Nearly every article or consumer report listing the top ways to take care of health includes the need and value of a good night’s sleep. Unfortunately, there are many conditions that interrupt sleep and ultimately require doctor and therapy intervention. One of those, obstructive sleep apnea (OSA), is often linked to an increased risk for developing autoimmune conditions. A team of scientists from the University of Georgia studied why this association exists.
OSA is a result of the muscles in the throat temporarily relaxing, narrowing or collapsing the airway which cuts off breathing momentarily during sleep. Around 40% of patients don’t tolerate a continuous positive airway pressure (CPAP) machine. This is problematic as a good night’s sleep is imperative. It lowers the risk of weight gain, it reduces inflammation, improves productivity and a great deal more.
Cytokines are small, secreted proteins released by cells that have a specific effect on the interactions and communications between cells. The team determined that sleep apnea patients had lower levels of specific cytokines when compared with the control group which did not suffer from sleep apnea. Those receiving CPAP treatment were closer to the control group than those not receiving treatment.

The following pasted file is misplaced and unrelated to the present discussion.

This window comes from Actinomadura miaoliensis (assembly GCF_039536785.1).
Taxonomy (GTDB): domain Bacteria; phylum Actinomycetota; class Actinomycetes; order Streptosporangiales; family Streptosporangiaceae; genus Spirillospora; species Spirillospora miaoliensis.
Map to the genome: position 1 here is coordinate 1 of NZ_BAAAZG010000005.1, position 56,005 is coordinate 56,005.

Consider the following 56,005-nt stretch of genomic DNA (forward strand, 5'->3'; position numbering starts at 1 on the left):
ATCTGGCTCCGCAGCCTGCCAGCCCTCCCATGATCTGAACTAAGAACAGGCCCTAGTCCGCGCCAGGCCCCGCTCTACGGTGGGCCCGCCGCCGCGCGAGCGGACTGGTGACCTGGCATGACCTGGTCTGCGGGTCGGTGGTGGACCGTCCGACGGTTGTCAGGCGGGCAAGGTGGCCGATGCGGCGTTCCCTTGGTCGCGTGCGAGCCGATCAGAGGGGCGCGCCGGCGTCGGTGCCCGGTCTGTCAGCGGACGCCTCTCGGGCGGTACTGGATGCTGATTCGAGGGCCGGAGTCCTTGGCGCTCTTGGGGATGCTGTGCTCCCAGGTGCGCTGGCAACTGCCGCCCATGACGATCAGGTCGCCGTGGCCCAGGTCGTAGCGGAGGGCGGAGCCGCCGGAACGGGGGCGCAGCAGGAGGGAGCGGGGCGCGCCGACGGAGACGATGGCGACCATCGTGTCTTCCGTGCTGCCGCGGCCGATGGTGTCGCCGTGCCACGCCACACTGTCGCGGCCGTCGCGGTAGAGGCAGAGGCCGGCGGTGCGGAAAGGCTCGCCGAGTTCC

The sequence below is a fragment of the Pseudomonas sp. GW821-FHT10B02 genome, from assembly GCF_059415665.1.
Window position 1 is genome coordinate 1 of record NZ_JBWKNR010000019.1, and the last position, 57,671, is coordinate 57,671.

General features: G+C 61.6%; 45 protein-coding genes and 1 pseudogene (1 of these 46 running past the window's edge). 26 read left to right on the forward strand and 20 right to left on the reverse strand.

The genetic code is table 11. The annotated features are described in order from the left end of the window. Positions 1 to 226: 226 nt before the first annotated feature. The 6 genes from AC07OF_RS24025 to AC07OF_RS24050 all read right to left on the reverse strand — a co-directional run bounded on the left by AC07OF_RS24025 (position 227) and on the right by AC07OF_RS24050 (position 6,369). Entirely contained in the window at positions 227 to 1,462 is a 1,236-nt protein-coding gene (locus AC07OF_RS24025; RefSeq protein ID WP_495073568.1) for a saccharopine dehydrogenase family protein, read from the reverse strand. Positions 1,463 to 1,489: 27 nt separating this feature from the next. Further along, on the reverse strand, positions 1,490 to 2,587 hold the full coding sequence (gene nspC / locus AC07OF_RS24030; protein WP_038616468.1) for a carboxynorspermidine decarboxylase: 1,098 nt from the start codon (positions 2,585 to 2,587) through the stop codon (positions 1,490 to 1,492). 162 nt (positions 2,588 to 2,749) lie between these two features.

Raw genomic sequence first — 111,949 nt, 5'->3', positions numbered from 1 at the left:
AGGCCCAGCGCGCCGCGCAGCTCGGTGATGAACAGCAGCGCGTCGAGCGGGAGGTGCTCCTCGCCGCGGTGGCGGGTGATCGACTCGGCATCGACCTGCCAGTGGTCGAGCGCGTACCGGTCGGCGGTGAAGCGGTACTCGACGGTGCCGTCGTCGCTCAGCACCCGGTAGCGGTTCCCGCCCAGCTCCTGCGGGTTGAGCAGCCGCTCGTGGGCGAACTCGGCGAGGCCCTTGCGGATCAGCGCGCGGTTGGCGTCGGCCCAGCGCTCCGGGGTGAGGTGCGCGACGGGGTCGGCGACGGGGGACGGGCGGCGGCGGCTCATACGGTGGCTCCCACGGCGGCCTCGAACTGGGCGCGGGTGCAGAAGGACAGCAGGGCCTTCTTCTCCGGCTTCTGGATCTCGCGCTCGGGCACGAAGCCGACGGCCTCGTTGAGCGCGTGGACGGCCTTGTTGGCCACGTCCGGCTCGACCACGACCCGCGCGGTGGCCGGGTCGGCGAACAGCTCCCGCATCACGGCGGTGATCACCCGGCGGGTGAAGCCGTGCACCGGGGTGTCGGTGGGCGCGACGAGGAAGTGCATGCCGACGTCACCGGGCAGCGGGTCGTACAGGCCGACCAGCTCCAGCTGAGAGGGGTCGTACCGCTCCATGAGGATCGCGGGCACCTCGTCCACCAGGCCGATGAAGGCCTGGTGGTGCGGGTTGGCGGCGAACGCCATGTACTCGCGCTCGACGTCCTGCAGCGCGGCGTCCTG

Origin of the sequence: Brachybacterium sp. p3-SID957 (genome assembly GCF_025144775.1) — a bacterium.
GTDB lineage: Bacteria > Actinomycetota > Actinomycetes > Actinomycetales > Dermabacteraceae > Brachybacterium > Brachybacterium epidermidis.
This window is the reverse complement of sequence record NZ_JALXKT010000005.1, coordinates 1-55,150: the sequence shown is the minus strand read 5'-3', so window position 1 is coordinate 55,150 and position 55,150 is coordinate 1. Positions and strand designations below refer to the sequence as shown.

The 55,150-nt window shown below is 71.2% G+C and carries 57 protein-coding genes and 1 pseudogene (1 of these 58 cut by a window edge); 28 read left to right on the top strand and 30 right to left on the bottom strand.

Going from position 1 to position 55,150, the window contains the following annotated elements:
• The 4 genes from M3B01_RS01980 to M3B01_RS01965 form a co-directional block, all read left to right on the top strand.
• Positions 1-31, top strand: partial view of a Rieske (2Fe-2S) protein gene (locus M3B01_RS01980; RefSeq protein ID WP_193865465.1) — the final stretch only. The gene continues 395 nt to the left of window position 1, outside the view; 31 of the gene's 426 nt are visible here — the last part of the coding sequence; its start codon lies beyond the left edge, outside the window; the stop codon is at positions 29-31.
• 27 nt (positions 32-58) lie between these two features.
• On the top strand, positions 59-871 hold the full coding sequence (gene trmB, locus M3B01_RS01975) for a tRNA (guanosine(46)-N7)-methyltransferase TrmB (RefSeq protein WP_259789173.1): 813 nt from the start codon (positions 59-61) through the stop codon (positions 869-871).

The results suggest that poor sleep and reduced oxygen may affect cytokines. Hypoxia is a condition in which the body or a region of the body is deprived of adequate oxygen supply at the tissue level. The team speculates that long term hypoxia may be responsible for differences in cytokine levels as the body does not receive enough oxygen if OSA remains untreated. The risk of OSA increases with ages as does the risk for numerous other conditions, making it difficult to establish whether it’s OSA alone triggering the other disorders or simply exacerbating the progression of underlying conditions.
“If obstructive sleep apnea is a key player, then it should be evaluated and treated along with other conditions,” said Bradley Phillips, UGA’s Director of Biomedical and Health Sciences Institute, lead er of the study.
It is possible that OSA-related inflammation may trigger the occurrence of autoimmune rheumatic disease in genetically susceptible individuals. On the other hand, autoimmune rheumatic diseases can lead to OSA or worsen preexisting OSA. It amounts to a chicken and egg situation of which came first. No matter the answer to that question, OSA is a condition that requires further attention to discover the exact mechanism driving it and associated conditions.
More information on the Obstructive Sleep Apnea Study: https://news.uga.edu/study-sleep-apnea-autoimmune-disease/